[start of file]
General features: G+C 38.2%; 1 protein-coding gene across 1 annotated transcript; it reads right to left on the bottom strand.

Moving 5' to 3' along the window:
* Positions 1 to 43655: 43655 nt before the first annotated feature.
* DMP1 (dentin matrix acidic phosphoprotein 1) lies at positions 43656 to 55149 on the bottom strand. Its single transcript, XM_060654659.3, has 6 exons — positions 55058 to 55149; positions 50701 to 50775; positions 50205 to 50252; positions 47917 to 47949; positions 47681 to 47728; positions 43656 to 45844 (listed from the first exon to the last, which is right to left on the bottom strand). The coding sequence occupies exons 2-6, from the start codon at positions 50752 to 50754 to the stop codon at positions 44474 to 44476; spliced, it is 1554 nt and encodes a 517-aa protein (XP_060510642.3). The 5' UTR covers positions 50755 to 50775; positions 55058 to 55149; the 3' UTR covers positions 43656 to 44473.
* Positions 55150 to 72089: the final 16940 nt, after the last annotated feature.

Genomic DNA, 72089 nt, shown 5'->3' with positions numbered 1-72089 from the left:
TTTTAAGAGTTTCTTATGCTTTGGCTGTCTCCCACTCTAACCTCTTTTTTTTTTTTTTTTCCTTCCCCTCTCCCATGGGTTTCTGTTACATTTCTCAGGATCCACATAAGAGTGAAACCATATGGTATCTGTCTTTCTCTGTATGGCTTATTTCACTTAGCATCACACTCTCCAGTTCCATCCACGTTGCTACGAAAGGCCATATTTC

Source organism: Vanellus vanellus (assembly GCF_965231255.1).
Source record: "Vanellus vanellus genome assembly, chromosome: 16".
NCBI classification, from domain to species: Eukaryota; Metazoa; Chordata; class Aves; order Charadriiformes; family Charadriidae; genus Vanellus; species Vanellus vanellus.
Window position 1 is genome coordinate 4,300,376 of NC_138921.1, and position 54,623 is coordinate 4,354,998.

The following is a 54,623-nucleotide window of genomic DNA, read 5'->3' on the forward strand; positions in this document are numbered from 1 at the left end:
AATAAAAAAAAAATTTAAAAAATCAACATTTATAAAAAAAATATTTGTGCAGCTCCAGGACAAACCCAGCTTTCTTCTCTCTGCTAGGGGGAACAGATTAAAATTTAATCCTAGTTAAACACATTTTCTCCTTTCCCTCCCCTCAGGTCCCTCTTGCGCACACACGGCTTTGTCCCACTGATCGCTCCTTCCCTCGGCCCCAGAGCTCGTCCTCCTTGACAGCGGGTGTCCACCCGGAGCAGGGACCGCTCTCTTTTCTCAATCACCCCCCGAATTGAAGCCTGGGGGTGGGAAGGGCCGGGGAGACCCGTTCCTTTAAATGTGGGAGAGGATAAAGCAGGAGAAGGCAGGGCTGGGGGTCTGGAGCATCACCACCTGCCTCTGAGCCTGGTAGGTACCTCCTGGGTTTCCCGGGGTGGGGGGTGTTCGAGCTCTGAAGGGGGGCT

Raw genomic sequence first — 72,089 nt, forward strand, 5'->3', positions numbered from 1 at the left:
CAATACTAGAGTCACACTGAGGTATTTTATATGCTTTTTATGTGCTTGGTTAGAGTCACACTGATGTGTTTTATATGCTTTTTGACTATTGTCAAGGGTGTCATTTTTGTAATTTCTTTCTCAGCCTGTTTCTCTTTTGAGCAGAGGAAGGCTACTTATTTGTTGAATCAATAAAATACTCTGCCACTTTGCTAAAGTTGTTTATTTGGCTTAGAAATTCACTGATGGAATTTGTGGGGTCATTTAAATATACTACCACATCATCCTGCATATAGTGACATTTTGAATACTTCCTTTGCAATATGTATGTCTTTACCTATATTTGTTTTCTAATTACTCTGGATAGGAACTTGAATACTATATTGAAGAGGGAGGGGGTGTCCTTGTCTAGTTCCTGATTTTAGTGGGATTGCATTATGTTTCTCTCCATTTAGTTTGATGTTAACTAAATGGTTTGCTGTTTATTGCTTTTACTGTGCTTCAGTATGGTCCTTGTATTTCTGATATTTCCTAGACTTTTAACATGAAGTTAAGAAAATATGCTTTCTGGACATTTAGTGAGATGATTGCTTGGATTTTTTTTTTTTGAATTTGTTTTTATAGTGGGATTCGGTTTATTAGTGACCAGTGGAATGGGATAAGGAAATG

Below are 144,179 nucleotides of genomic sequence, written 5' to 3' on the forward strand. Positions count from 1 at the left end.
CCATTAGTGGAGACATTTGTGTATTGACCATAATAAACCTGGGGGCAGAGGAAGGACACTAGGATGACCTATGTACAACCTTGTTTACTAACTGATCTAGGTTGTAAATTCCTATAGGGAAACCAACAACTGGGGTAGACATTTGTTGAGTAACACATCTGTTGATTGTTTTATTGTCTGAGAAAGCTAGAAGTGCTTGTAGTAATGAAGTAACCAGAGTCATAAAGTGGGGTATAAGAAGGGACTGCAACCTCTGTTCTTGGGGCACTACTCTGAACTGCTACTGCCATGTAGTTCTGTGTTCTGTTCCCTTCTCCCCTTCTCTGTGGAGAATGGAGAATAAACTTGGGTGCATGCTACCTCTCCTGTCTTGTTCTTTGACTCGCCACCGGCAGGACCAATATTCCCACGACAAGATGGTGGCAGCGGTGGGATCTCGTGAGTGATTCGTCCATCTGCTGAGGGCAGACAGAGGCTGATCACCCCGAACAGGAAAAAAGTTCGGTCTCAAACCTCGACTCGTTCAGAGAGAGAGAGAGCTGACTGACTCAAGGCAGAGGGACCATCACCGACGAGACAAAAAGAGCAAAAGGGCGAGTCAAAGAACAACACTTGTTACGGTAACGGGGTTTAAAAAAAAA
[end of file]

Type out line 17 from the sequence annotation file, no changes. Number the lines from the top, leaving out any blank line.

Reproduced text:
CCATTAGTGGAGACATTTGTGTATTGACCATAATAAACCTGGGGGCAGAGGAAGGACACTAGGATGACCTATGTACAACCTTGTTTACTAACTGATCTAGGTTGTAAATTCCTATAGGGAAACCAACAACTGGGGTAGACATTTGTTGAGTAACACATCTGTTGATTGTTTTATTGTCTGAGAAAGCTAGAAGTGCTTGTAGTAATGAAGTAACCAGAGTCATAAAGTGGGGTATAAGAAGGGACTGCAACCTCTGTTCTTGGGGCACTACTCTGAACTGCTACTGCCATGTAGTTCTGTGTTCTGTTCCCTTCTCCCCTTCTCTGTGGAGAATGGAGAATAAACTTGGGTGCATGCTACCTCTCCTGTCTTGTTCTTTGACTCGCCACCGGCAGGACCAATATTCCCACGACAAGATGGTGGCAGCGGTGGGATCTCGTGAGTGATTCGTCCATCTGCTGAGGGCAGACAGAGGCTGATCACCCCGAACAGGAAAAAAGTTCGGTCTCAAACCTCGACTCGTTCAGAGAGAGAGAGAGCTGACTGACTCAAGGCAGAGGGACCATCACCGACGAGACAAAAAGAGCAAAAGGGCGAGTCAAAGAACAACACTTGTTACGGTAACGGGGTTTAAAAAAAAA